Given at the Mass in honour of Our Lady of Lourdes at Westminster Cathedral on the World Day of Prayer for the Sick and the feast of Our Lady of Lourdes, 11 February 2017.
How I love this passage from the Gospel of St Luke. Every time I hear it, I admire again its wonderful, step-by-step approach. And every time, it always catches me out. Yes, this is a lesson directed to every one of us, leading us to understand afresh one of the Gospel's most important messages.
In response to the question that lies within each one of us: 'What must I do?', Jesus starts with the Law. Don't we all! And, yes, we know what the commandments ask of us, most of all to love God and to love our neighbour. But then, along with the lawyer, we begin to squirm: 'But who is my neighbour?'
Then Jesus brings us to the point: the one who is in need is my neighbour: no excuses, no escape clauses, no ducking. The story is vivid. The conclusion is clear: 'Go and do the same yourself.'
This is how the Gospel is to work: through our hands, through our words, through our hearts. There is no other way. That is what the Incarnation means.
In the first reading we heard the ancient promises of God: that one would come who would bring good news, bind up broken hearts, proclaim freedom, comfort the distressed and those who mourn. Yes, he came and he gave us his mandate and his Spirit so that through us these promises will be fulfilled.
I thank you all for coming to this Mass today in which we praise God for his work among us. I thank all of you who put into effect this mandate, this mission we have been given. In particular, I thank all those who give their time, their expertise, their love into our mission among the sick. Thank you all very much.
But you know, as I look out across this great congregation, I do not see, on the one hand, those who give and on the other, those who receive. As I look at each one of you, and as I look into the mirror, I see people who are always both givers and receivers. No one should think of themselves as a giver only. No one should think of themselves as one who only receives. No, God has asked us always to be both: generous in the care and gifts we offer, even from our bed or wheelchair; grateful in the gifts we receive, especially in our vigour and imagined self-reliance. Our faith has no real space for 'go-it-alone' heroes. We are brothers and sisters, recognising our needs and receiving God's gifts always through one another, often in unexpected ways!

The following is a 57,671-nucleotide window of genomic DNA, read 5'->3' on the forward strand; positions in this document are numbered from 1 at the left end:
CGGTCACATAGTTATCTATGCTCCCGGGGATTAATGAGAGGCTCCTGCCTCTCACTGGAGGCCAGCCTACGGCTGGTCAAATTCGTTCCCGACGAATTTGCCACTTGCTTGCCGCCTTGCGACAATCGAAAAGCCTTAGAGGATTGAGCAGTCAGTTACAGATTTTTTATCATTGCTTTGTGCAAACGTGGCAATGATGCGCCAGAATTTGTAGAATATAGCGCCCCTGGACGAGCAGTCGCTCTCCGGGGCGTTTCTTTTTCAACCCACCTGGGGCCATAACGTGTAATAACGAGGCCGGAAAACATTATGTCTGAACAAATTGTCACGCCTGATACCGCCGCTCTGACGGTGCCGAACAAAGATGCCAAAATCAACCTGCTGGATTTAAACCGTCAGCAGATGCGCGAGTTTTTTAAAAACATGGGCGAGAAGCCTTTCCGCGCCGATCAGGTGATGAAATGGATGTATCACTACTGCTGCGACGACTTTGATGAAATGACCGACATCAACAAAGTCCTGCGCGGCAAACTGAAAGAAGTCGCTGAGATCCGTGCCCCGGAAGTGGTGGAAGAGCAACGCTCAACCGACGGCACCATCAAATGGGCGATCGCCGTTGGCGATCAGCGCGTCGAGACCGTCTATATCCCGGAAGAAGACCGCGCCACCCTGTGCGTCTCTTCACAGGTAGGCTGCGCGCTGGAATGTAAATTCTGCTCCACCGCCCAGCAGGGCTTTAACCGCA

Today we set out, in the diocese, on a short season of special attention to the corporal work of mercy of caring for the sick. It is a follow-up to the Year of Mercy, and is entitled 'Called to Serve the Sick'. During these weeks and months ahead, ending with our diocesan pilgrimage to Lourdes, in July, we will reflect, in various ways and events, on how we can include to a greater extent all those who are afflicted by sickness of body or mind, together with their families. I thank Bishop Paul McAleenan for leading us in this initiative. You can read a little more about it in the Mass booklet for today's celebration.
Today we recognise again the wonderful place and role of Mary, our Blessed Mother, in this aspect of our lives and faith. We rejoice in her title 'Mother of the Afflicted'. We are so ready to bring our burdens to her, in our silent and private prayers, in our saying together the Rosary, in our candles before her statue, in our pilgrimages to her Shrine in Willesden, to the Rosary Church in Haverstock Hill, to Walsingham, Fatima and, of course, to the great Shrine of Lourdes. We are ready to come to her. She is ready to bring us to her Son, the true physician of all our ills.
She learned the importance of taking us by the hand to Jesus even at the moment she presented him in the Temple. There she heard the words that he is the light of the nations and she heard that the sword would pierce her soul. She knew that such a sword would bind her closer to him. She learned the redemptive power of suffering as she stood at the foot of his cross. She saw how he yielded up everything, his very spirit, into the hands of his Father, thereby teaching her and us to do the same. But perhaps she already knew those lessons. From the beginning, through the action of grace, she was kept from all sin and so had the freedom to say, at the outset, 'Let it be done to me according to thy word.'
How we, in our turn, struggle to say those same words! How stubbornly we cling on to our own will. How persistently we refuse to accept the share in the work of salvation that is offered to us, especially when it cuts into our flesh or demands a rethinking of our horizons. How much we want to do everything our way, rather than in the way the Lord is asking us.
Today, as we gather for this Mass and for this anointing of the sick, let us open our hearts to the grace of God, as Mary did. Then we may see more clearly what it is the Lord is asking of us at this point in our lives. Then we will understand the part he wants us to play in his work of salvation at this point in our lives, how we are to bring his love and mercy to those around us, to those whose hands we touch, whose strength we pray for and whose gifts we appreciate again today.
Mary can teach us the way. Amen.